There’s really no other way to put it: Utah’s Covid situation is bad. And with nobody — not the governor or the Legislature or county councils — willing or able to do anything about it, it will likely get worse. Perhaps much worse.
That is, at least, my main takeaway from Gov. Spencer Cox’s hapless news conference Tuesday, where he offered nothing in the way of new measures to alleviate the growing crisis. Here are a few other observations from the dismal event.
• Cox is blaming the wrong people. In his news conference Tuesday he clumsily tried to “both-sides” the highly charged issue of masks saying both anti-maskers and “extreme maskers” need to “get over ourselves.”
I get that he was trying to sideline the most militant voices and appeal for “grace” as he put it to prevail.
His comments, in which he also downplayed the effectiveness of masks, miss the point. Yes, perhaps “extreme maskers” are passionate, and perhaps they get on his nerves when they clamor for him to do more.
The people who are wearing the masks are the ones doing what he and medical experts have urged them to do for months. They’re also usually the ones who have gone and been vaccinated. They are not the ones helping to spread the virus across the state, infecting children, cavalierly endangering the vulnerable and clogging our hospitals.
The “extreme maskers” are not the problem.
• Cases will climb. That is especially true among children. The Utah Department of Health estimates 39,000 children age 5-17 will be infected in the month of September alone. That is almost 1,300 per day — as many kids as were infected in the first NINE MONTHS of the pandemic.
Even with the very low hospitalization rates we’ve seen among young people, that would translate conservatively to 234 children hospitalized in a single month.
We have been remarkably fortunate to only have one child die during the course of the pandemic. With that kind of case surge, it is likely children will die. Currently, Salt Lake County is reporting one child under the age of 4 is on a ventilator.
I hope these projections are wrong. Maybe Utah will turn a corner and things will level off, as we’ve seen in states like Louisiana and Arkansas that experienced explosive growth. But I’m not optimistic, and hope is not a plan.
• Hospitals are overwhelmed. Doctors begged Tuesday for the public to help — get vaccinated and wear a mask.
Last week, for the first time since the pandemic, Cox said that there was not a single available bed in the state’s referral intensive care units — the ones that take care of Utahns who are seriously ill, from Covid or otherwise.
A rural hospital trying to transfer a sick patient had to wait hours for a bed to open up. Intermountain Healthcare’s top-end ICU units are at 103% capacity, according to Intermountain Healthcare CEO Marc Harrison.
• It will likely get worse. Over the last several weeks, pediatric cases have made up about one in five overall cases. If cases in the general population grow at anywhere near the same rate they are projected to grow among children, the surge we saw in December and January will look piddling in comparison.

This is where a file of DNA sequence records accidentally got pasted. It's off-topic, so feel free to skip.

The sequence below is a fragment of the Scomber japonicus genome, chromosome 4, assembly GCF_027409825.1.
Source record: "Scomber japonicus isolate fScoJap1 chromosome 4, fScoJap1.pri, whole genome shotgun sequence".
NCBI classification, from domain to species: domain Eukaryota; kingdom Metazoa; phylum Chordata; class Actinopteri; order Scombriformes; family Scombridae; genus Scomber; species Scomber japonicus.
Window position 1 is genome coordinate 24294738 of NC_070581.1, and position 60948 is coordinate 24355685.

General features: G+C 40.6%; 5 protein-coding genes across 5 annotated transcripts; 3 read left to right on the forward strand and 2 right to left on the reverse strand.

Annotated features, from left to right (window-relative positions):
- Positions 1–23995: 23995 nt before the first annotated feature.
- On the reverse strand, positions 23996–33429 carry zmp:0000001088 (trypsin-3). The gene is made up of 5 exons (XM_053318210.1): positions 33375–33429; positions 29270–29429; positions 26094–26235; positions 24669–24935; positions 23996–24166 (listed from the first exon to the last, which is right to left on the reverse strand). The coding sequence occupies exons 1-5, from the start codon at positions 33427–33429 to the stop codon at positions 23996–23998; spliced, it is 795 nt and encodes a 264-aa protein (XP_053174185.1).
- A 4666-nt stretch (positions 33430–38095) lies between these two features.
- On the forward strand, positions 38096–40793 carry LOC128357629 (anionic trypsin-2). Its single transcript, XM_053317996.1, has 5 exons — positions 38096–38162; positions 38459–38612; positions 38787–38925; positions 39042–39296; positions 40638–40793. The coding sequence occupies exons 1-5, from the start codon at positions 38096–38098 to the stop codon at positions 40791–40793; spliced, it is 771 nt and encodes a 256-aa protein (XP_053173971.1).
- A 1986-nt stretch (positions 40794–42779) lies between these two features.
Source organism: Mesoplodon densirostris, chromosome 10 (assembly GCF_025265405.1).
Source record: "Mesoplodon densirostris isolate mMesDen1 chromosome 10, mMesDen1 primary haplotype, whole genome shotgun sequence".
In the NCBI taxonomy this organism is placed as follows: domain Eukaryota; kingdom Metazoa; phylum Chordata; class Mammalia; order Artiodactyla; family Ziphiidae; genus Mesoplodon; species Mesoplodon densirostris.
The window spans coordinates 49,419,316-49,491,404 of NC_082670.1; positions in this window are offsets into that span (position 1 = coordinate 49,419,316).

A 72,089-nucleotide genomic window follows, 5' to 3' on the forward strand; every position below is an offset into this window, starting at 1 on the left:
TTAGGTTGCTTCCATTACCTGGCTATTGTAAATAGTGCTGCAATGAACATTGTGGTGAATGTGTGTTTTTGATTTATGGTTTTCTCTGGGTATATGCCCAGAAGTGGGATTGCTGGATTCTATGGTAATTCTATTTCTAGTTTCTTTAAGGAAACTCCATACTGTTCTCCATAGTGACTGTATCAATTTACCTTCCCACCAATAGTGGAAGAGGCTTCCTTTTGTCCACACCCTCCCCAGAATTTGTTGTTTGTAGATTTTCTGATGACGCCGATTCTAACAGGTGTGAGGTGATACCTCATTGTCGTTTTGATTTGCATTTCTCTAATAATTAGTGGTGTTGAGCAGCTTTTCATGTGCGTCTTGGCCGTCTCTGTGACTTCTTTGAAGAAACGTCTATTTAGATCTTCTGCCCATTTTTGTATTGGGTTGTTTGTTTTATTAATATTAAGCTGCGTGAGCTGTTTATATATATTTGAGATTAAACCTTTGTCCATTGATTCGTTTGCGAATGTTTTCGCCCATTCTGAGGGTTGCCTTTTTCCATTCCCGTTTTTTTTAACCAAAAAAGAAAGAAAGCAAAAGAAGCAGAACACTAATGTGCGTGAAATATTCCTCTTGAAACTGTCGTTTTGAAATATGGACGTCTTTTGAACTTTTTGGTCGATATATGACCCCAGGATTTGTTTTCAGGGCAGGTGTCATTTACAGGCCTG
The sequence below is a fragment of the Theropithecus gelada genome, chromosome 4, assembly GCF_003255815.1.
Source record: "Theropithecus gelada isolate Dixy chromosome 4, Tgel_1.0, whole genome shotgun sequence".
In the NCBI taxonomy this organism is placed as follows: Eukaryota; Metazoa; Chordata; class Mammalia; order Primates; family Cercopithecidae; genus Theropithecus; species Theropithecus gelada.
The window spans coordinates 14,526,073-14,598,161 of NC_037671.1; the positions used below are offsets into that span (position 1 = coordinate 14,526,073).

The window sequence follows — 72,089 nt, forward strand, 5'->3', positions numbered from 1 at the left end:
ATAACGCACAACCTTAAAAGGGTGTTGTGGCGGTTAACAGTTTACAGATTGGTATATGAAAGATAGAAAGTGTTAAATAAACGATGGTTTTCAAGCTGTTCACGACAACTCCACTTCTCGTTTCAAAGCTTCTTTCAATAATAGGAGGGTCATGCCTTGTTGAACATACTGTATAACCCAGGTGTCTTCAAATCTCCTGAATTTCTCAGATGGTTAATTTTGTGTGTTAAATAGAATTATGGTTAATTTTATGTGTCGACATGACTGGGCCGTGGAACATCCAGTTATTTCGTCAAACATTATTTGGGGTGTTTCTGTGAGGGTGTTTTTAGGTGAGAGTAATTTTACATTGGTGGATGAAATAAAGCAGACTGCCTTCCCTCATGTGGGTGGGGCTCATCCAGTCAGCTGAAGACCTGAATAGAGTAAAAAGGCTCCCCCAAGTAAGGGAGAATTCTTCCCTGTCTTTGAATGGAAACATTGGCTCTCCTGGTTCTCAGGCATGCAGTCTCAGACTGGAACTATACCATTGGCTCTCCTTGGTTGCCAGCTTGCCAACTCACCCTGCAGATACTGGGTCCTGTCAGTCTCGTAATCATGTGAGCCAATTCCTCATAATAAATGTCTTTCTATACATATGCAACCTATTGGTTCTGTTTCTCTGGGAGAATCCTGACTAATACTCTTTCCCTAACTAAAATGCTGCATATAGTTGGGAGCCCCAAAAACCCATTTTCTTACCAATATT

The strain of caring for those patients is taking a brutal toll on health care workers. Nearly 150 Utahns died in the last month, roughly five every day. Based on the number of cases we had in August — people who will be dying in September — we should brace for 200 or more Utahns dying in the coming weeks.
The vast majority of them will be unvaccinated.
• Republican legislators don’t care. That may seem harsh, but I can see no other explanation for their stubborn inaction.
Talks over the past two weeks between the governor and legislative leaders have been fruitless. Cox said House Speaker Brad Wilson and Senate President Stuart Adams are dead-set against any mask mandate in schools.
Wilson bullied school districts into in-person classes at the end of last year. House Majority Whip Mike Schultz is threatening retribution against Salt Lake City Mayor Erin Mendenhall for trying to protect students and parents in her community.
They have done nothing to help alleviate the crisis and plenty to stymie any kind of response. They stripped Cox of executive powers and proven the stupidity of having an unwieldy and unqualified legislative body try to react to a public health emergency.
Instead of leadership we have people like Sen. Todd Weiler posting a snarky Twitter poll asking how many children have died in the United States.
Cox did offer one compromise Tuesday that has merit: Requiring schools where 2% of students test positive to wear masks until levels drop back down. If legislators really believe kids are impervious to the virus, then they shouldn’t balk at mask protocols for those schools that truly have problems.
It will be among the solutions he’ll offer this week when he meets with lawmakers, but I’m not optimistic they’ll bite. It’s more about politics than people.
What I anticipate will happen is Republican legislators will meet behind closed doors so the public can’t see them dismiss the severity and downplay the death toll, and then they will do nothing. I hope I’m wrong. But if I’m not, Utahns should not forget or forgive their callous indifference to the suffering of the state’s citizens.